05 May 2010

America's Unspeakable Tragedy-- Having to Press One For English

I've become aware over the years that a great number of Americans are upset about having to press 1 for English when dealing with an automated voice system. These objections are quite understandable. We're all acquainted with the difficulty of raising a digit to push a number. I know, I know, its the idea of it that Americans object to. Making accommodations for others is, evidently, un-American.

There seems to be an increase in these type of complaints in the wake of the controversy surrounding Arizona's decision to enact Jim Crow laws in the pursuit of illegal immigrants.

This country has never been particularly kind to newcomers despite it's invitations for anyone and everyone to drop in and stay awhile. To quote the Statue of Liberty:

Give me your tired, your poor,
Your huddled masses yearning to breathe free,The wretched refuse of your teeming shore.Send these, the homeless, tempest-tossed to me,I lift my lamp beside the golden door!"

The original illegal immigrants were, of course, those plucky European settlers of the 16th and 17th centuries who terrorized the natives, stole their land and slaughtered any one of them who proved an inconvenience. 

In the early days of the republic, indeed even in colonial times, it was the Irish who came to these fair shores only to be pushed around by the natives. They stayed and made the best of it. Then it was Germans who arrived here only to face harsh discrimination. They stayed and made the best of it. Later Italians showed up only to suffer ill treatment. They stayed and made the best of it. Finally Eastern Europeans, many of them Jews, sought a better life in America and were given a less than warm welcome. They stayed and made the best of it. Asians were next to flock to the land of the free only to be told to get lost. They stayed and made the best of it. Now it is Mexicans and others from Central and South American countries looking for a better life in the US of A. They are suffering the slings and arrows of outrageous discrimination. I venture they'll stay and make the best of it. It is as if there was a sort of unspoken hazing process for newcomers.

America is a melting pot full of xenophobes. Just as it was the home of democracy and equality and yet maintained slavery. That is to say the U.S. continues its paradoxical, contradictory utterly dumbfounding ways.

The harshest thing I can say about this country is, I believe, also one of the truest: it is a nation chock full of whiny babies. A proposed two cent tax on soda, as with any minor tax increases will get hordes of citizens off their sofas and away from their TV sets to scream "socialism!" in mass rallies. No matter who would benefit (sometimes because of) Americans will object to any raise in taxes. Indeed the very notion of any sort of self sacrifice for the greater good seems an anathema to far too many Americans. These are people who object to having to push the 1 on their telephone. It is a far cry from the US during World War II when Americans sacrificed many luxuries without complaint and gladly maintained victory gardens. And it is the polar opposite of John F. Kennedy's call for people to "ask not what their country could do for you but what you could do for your country." You could maybe press one.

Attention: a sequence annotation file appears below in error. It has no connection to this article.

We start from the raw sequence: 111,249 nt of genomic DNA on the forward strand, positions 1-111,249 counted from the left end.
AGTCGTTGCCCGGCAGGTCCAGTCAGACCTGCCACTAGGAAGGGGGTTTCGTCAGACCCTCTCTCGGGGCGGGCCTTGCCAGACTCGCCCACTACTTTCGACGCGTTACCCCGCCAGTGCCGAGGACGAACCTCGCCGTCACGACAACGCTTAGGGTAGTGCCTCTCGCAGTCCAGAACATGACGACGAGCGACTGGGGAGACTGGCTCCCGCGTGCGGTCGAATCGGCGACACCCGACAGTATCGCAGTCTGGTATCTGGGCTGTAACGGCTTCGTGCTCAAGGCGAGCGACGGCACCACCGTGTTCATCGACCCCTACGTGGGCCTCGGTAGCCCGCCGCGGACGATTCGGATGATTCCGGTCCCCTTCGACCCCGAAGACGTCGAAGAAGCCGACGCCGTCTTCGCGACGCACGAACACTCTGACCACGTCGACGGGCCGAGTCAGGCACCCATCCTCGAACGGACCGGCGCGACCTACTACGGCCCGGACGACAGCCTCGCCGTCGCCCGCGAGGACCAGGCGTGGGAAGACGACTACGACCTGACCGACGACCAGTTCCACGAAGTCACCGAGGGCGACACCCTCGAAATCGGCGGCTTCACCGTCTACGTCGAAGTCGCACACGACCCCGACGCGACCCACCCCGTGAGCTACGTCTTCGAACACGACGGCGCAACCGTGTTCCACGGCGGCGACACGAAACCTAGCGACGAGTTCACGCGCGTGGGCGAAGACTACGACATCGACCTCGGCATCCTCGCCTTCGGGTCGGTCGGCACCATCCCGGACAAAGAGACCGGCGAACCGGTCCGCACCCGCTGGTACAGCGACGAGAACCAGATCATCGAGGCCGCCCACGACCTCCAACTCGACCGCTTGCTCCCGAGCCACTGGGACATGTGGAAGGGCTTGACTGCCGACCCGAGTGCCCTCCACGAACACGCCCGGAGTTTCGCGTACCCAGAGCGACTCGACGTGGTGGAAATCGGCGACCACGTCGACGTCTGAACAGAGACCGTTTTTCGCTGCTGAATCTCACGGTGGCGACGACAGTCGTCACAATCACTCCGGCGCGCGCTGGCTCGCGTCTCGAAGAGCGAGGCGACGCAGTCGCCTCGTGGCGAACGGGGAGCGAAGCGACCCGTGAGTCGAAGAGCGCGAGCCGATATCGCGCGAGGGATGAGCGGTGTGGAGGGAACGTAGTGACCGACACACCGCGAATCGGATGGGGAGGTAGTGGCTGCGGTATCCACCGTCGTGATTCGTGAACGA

I conclude with this scenario: Pedro has moved -- legally -- from Mexico to the U.S. He is gainfully employed as a carpenter. Pedro is good at his work, he's a law abiding citizen and pays his taxes. In addition to working all day he goes to ESL classes every night to improve his English. He is determined to speak and write better English. But when he calls the local cable company to inquire about a bill or a possible change in service he knows that the English voice instructions and menu will be a bit too complicated to understand. So he presses two (it's an option!) and gets all he needs to know in his native tongue. He is thus able to handle his business. Pedro hopes that someday he'll be able to push 1 for English. When that day comes, he'll be proud to do so.

6 comments:

Jess said...

That was an amazing editorial! Well said, and I thank you for saying it so well.

Univarn said...

Awesome post! I think a lot of people complaining about this has less to do with what is actually happen, and more to do with what they perceive to be happening....

Well, by perceive, I mean what the television has told them is happening. Hell if they dare think something before a news correspondent gives them the O.K.

Sandalina said...

People living in Canada are used to this! Press 1 for English, press 2 for French. No big deal.

Charlene said...

Great critical thinking and writing, as always! It's funny that the same Americans who (if they dared to venture outside our borders) want to speak English in foreign lands can't seem to understand that ESL-speakers might feel more comfortable working in THEIR native tongue when possible.

Lucas said...

Great job! I particularly like the example you gave of the recent immigrant. This first time a conservative relative sent me one of those emails complaining about pressing one for English I thought it must be a joke.

Tim said...

Wow! An opinion that reeks of fairness, compassion, and empathy. You must be some kind of Communist! If these dark skinned Spanish speaking immigrants want to come to our country, they need to learn bigotry, ignorance, and selfishness, as well as English. Then, they can truly be American.